This is the fifth article in the series ‘The Art and Science of Taxonomy Development for Market and Competitive Intelligence’. Click here to view other articles.
A thoughtful taxonomy helps users easily navigate to the information that is relevant to them. It should allow for accurate and consistent tagging of information with terms or tags that are easy to understand.
But the English language is full of exceptions and ambiguity, and therefore a fertile breeding ground for confusion. And when users get confused, they stop using the information system.
One of the success factors for any information system is how well its users can comprehend the underlying meaning of a term in taxonomy. Based on our experience, we recommend the following guidelines for naming terms (tags) that will help in developing a long-lasting and maintainable taxonomy.
1. Tags should be clear and unambiguous
A taxonomy tag ‘French’ could imply the French language, French wine or the people of France. A ‘bank’ for depositing money or the ‘bank’ of a river? Ambiguity occurs when a word or phrase has more than one meaning. The goal of a good taxonomy is to eliminate the guesswork for its users. This requires that each taxonomy tag corresponds to a unique and distinct concept.
However, if there are no alternatives to using such ambiguous terms, we should explicitly clarify the term using some kind of qualifier. Following are a few recommended methods:
Use a qualifier such as a parenthesis, to add the context and disambiguate the term. For example, French (Language), French (Person), or French (Wine).
Caution: Use of qualifiers should be the second preference (not the first) because of the problems that they can cause in indexing (storing) and searching (retrieval) of information. Search engines could give inconsistent results while processing qualifiers like parenthesis, hyphens, ampersands, or punctuation marks.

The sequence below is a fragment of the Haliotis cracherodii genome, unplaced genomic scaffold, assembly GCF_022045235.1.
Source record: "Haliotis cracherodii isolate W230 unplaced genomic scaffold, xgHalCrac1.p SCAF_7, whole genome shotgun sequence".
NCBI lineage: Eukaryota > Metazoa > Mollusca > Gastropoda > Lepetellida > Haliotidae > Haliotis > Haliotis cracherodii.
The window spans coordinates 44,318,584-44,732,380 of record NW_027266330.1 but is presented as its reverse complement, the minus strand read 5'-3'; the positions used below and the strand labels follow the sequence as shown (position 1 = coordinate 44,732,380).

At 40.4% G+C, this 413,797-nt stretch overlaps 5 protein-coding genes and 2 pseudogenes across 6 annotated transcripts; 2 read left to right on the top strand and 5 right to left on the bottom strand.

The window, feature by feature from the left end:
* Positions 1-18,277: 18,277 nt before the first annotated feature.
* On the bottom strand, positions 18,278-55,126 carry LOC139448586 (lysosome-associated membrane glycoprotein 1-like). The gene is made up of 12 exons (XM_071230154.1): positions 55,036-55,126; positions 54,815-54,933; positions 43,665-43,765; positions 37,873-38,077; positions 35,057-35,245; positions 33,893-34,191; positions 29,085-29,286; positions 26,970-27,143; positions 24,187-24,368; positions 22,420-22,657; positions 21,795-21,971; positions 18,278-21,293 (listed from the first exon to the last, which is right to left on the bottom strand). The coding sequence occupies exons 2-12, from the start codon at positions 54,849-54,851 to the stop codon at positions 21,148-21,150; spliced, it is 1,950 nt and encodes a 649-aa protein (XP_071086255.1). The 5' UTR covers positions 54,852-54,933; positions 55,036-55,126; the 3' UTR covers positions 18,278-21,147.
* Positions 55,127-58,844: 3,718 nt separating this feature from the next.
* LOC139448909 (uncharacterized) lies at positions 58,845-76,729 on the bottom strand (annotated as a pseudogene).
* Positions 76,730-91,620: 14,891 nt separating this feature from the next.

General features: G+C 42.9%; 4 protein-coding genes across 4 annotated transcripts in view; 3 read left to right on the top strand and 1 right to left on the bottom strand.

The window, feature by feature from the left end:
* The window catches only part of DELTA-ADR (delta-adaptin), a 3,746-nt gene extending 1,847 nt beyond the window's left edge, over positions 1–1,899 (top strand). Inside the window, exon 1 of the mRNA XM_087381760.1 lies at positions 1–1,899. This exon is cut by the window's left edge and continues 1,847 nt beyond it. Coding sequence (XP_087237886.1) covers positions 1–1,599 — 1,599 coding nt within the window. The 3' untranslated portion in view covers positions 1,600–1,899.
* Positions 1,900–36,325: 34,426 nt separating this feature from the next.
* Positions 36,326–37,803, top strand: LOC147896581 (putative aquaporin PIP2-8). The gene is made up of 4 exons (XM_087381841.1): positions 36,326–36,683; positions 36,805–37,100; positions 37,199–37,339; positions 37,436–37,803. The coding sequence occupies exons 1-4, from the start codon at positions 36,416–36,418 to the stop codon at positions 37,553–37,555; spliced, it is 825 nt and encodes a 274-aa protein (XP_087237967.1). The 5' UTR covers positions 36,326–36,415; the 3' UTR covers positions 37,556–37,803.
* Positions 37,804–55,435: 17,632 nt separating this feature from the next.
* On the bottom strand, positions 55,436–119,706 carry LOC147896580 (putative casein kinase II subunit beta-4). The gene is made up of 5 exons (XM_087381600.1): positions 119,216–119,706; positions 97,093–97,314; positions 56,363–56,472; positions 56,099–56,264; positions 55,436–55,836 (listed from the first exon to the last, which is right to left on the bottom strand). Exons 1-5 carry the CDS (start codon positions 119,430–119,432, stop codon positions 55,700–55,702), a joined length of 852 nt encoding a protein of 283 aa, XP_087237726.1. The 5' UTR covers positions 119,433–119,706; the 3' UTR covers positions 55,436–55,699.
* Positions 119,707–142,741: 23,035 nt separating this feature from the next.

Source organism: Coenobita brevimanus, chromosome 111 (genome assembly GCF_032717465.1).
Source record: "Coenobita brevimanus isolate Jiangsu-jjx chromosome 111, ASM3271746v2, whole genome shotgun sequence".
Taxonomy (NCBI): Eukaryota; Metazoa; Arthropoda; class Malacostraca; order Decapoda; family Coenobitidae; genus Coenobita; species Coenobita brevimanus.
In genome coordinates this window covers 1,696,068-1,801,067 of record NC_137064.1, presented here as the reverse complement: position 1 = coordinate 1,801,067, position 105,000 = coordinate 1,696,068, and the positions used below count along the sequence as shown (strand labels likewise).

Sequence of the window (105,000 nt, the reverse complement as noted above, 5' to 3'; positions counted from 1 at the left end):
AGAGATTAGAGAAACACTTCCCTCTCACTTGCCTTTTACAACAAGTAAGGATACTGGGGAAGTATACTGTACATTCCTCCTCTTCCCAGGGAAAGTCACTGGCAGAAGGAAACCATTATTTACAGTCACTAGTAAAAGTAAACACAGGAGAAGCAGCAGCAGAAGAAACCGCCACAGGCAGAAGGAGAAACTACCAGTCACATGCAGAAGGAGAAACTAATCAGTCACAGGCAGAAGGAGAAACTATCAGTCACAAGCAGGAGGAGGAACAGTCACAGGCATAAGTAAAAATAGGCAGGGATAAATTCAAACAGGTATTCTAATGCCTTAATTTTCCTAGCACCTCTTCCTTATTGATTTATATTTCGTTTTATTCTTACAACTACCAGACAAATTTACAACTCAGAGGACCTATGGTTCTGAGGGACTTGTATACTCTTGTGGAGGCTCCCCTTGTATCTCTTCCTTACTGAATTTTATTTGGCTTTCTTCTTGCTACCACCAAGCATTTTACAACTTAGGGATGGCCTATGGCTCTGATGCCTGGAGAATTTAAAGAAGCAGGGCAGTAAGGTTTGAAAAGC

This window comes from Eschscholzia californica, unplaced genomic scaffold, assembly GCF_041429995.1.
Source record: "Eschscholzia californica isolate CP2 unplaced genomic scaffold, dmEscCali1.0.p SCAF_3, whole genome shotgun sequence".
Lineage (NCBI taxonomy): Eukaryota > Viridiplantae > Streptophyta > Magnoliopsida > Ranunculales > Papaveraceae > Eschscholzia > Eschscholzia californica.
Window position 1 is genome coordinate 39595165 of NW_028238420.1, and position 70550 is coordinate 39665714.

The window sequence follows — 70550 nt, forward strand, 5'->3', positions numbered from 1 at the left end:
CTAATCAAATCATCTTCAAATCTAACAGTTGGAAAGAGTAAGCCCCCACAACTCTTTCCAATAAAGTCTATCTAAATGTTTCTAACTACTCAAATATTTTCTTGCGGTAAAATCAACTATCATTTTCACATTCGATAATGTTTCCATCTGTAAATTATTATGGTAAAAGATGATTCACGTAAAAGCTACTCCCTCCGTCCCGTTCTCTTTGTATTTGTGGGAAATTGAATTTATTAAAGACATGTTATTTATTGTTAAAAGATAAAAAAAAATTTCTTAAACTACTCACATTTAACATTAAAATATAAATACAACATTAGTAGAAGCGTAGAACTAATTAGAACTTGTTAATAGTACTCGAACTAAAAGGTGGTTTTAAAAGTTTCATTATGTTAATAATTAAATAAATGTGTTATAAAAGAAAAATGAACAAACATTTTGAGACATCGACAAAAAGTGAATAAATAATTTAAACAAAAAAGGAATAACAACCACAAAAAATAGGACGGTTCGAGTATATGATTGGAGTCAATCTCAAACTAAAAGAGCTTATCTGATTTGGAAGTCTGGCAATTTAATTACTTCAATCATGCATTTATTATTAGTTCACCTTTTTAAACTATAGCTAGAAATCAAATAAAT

B. Compound Terms
Rather than using a qualifier, whenever possible, combine the two terms to form a compound term. For example, use ‘Strategic Initiatives’ rather than ‘Strategy (Initiatives)’.
In Contify (when no other option is available) we use such parentheses to display the context along with the tags.
Note: Qualifiers should be standardised and consistently used across the taxonomy. This should be documented in the taxonomy governance document.
2. Tags should be mutually exclusive
Each tag in the taxonomy should represent a single concept (or unit of thought). Therefore, two tags should NOT have an overlap in their scope definitions.
For example, it is a bad idea to include tags like ‘Customer Wins’ and ‘Business Expansion’ in the same taxonomy. Does ‘Business Expansion’ include ‘Customer Win’ or not? In addition, does ‘Business Expansion’ include ‘New Products’? Office Openings? Partnerships and Alliances?
Tags with overlapping meanings cause confusion. Because of this confusion, users may tag similar information inconsistently, and the end users could get confused about which tag to select while looking up a competitor’s sales wins. If users get incomplete information or don’t get the information that they expect, then they will stop trusting the entire information system.
It’s not their mistake — it’s the result of a poorly designed taxonomy.
Caution: In order to get mutually exclusive tags, we should not swing the taxonomy to the other extreme and start adding highly specific tags for every piece of information. It will introduce another problem – discussed in the next point.
3. Tags should include Most but not All possibilities
For example, in addition to ‘Positive’ and ‘Negative’ sentiments, should we also include ‘Neutral’? Location taxonomy should include Countries, or should it also include States? What about Cities?
It is tempting to develop an exhaustive taxonomy with a unique tag for every piece of content.
Such highly specific tags for the sake of a complete taxonomy, leads to a bloated taxonomy. This makes the taxonomy difficult to manage and difficult to use by the users. We shouldn’t strive to achieve perfection and absolute granularity. The goal is to get a good-enough taxonomy to start the process. Give the taxonomy room to grow with the information, users, and use cases.
Based on our experience, we recommend the following guidelines to control the taxonomy terms around the core use-case:
- Map the terms with the use-cases. Avoid adding a term if there is no direct use case for it.
- Taxonomy should be extensible to accommodate new information. Design it for iterative development.
- Develop a taxonomy governance document to manage how changes will be made, tested, and communicated to the users.